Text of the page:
Sunday, October 17, 2004

The pathetic record of our public schools

The pathetic record of our public schools

Updated 09:09pm (Mla time) Oct 16, 2004
Inquirer News Service

Editor's Note: Published on page A1 of the October 17, 2004 issue of the Philippine Daily Inquirer

I WAS appalled by the recent report that as many as 97.9 percent of the public high school seniors who took the National Achievement Test given by the Department of Education last April failed to get the usual passing score of 75 percent. Their mean percentage score was only 50.08 in English, 36.80 in science and 42.20 in mathematics. Of the about 956,000 students who took the test, only 20.09 percent, or some 20,000 only, got a score of 75 percent or higher.

The report added that of the 1.4 million elementary school graduates who took the High School Readiness Test for admission to the secondary level, only 64 percent got a score of 75 percent or higher. Worse, half of the examinees failed to get a grade of even only 30 percent-and there were more than 500,000 of them.

I was appalled by these results, but I was not surprised. I had not expected much from our public school students, but I was alarmed just the same by their meager and disgraceful performance. It was such a pathetic contrast to the record of our public schools before the war, when we were still under the American administration.

For all their faults, these new imperialists-compared to their Castilian predecessors-taught our masses to read and write and even chose the bright ones to go to American colleges. We learned more about Washington and Lincoln rather than Rizal and Bonifacio, but at least it was a start, and soon enough we were writing our own history. The popular education introduced by the Thomasites and continued by their successors made the Philippines the most literate country in the whole of Asia and the most fluent in English among the Orientals.

But that was in the past, and it is not true any more. Where before even the kutsero and the magsasaka could manage a halting conversation in English with the foreigner, now the ordinary jeepney driver cannot understand the street signs in what to them is a dead language. The little they know of English they have learned from the television and radio shows and not in school as before. The jingoistic view today is that knowledge of English, which other Asian nations are striving hard to learn, is anti-Filipino.

I am a product of the public school system and remember with pleasure how I studied at the Legarda Elementary School and the Mapa High School and then at the UP on Padre Faura. We didn't have computers then and I suppose the students today are taught more than we learned in our time when life was much simpler and there wasn't as much to understand as the present IT and the quantum theory. I myself don't remember much of what we studied in chemistry and calculus. But I have retained much from the poetry of John Keats, the novels of F. Scott Fitzgerald and Mark Twain, and the wisdom of Cardozo.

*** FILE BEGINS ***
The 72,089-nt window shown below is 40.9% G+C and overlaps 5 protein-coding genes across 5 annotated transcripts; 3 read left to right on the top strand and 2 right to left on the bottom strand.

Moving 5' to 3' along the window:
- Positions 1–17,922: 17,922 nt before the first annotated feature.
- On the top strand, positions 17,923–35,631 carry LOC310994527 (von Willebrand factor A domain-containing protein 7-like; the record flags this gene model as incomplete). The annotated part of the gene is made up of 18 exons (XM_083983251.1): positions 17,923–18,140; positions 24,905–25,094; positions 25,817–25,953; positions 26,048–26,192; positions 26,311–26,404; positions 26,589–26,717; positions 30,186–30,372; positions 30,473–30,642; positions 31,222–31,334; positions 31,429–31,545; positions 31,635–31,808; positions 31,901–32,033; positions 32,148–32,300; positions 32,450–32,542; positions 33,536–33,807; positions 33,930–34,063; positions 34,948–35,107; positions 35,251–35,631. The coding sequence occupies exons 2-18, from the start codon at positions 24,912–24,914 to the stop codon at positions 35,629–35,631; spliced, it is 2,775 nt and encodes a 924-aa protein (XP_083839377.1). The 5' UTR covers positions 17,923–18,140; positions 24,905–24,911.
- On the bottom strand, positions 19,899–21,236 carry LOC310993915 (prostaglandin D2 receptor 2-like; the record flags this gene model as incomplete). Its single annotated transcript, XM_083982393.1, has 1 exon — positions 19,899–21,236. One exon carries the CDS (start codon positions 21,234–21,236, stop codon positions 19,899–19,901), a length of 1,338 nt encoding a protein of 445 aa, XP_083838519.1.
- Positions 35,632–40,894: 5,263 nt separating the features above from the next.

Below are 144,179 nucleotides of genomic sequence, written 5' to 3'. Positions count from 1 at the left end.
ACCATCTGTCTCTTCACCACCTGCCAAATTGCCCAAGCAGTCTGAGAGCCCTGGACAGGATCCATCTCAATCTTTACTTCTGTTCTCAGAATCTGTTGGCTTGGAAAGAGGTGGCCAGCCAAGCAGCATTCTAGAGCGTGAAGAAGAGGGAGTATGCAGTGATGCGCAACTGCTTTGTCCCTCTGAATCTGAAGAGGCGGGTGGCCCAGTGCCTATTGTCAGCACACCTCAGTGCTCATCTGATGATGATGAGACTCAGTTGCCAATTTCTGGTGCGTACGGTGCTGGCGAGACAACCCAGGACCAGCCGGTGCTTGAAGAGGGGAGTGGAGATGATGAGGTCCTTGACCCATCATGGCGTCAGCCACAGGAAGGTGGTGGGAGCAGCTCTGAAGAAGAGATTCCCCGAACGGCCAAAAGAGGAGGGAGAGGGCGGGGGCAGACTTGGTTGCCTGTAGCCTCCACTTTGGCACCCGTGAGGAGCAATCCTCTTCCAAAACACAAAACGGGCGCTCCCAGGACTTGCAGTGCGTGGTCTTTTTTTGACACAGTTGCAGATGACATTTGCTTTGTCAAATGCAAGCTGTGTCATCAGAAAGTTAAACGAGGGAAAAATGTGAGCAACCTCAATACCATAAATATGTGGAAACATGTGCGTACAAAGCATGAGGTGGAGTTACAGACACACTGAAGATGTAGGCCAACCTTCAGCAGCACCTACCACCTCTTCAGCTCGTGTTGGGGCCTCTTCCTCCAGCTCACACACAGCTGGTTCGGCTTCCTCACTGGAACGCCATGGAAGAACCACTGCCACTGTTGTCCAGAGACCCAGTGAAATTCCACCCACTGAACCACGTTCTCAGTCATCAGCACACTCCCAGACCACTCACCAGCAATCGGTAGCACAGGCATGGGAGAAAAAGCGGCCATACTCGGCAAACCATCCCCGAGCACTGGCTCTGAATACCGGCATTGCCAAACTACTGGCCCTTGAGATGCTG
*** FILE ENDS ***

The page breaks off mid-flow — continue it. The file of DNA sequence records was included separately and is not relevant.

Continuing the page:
The present system of public education in our country is in a sad state of neglect and deterioration. There is a dearth of competent and dedicated teachers, well-prepared textbooks, school buildings, classrooms, and campuses, adequate teaching equipment, and, yes, even of school spirit and pride. The students of the public school believe, and often rightly so, that they are inferior to the private school students who at least enjoy better opportunities for the improvement of their minds and bodies in the more salutary academic atmosphere their parents can afford or try to. The present public school in the Philippines is a poor relation of the affluent private school, where before the comparison was reversed.

One reason for the poor quality of our public school students today is the deleterious influence of show business. The movies, television and radio have conspired to cheapen the sense of values of such students in general and impaired their intellectual and other social virtues. A striking example is the decline of the simple virtue of courtesy, which was taken for granted before but is often a source of wonder now. Our generation was interested in school debates and oratorical contests, but students today would rather watch the vulgar antics of television clowns like Bong Revilla who is a comic first and a senator only second.

Senator Revilla is the current proof of the cheapening of the election process and the degradation of our democracy. He doesn't even have the good taste to honor his position as an elected senator by dissociating it from his tasteless if more remunerative role as a comedian. His undiscriminating audience obviously believes that a good buffoon will make a good senator. That audience should have learned its lesson from the laughable record of Revilla's predecessors but it had to show once again its misguided faith in the inanity of clowns in public service.

I have said often enough that the best way to cure our ailing democracy is to educate our people on the proper exercise of their suffrages. That is why it is imperative that we improve the quality of our schools as a first step toward civic consciousness. This is where we may begin to elevate their present pupils from mindless fans of undeserving harlequins to responsible thinking citizens. They must understand that public office is a serious business and certainly no joke.


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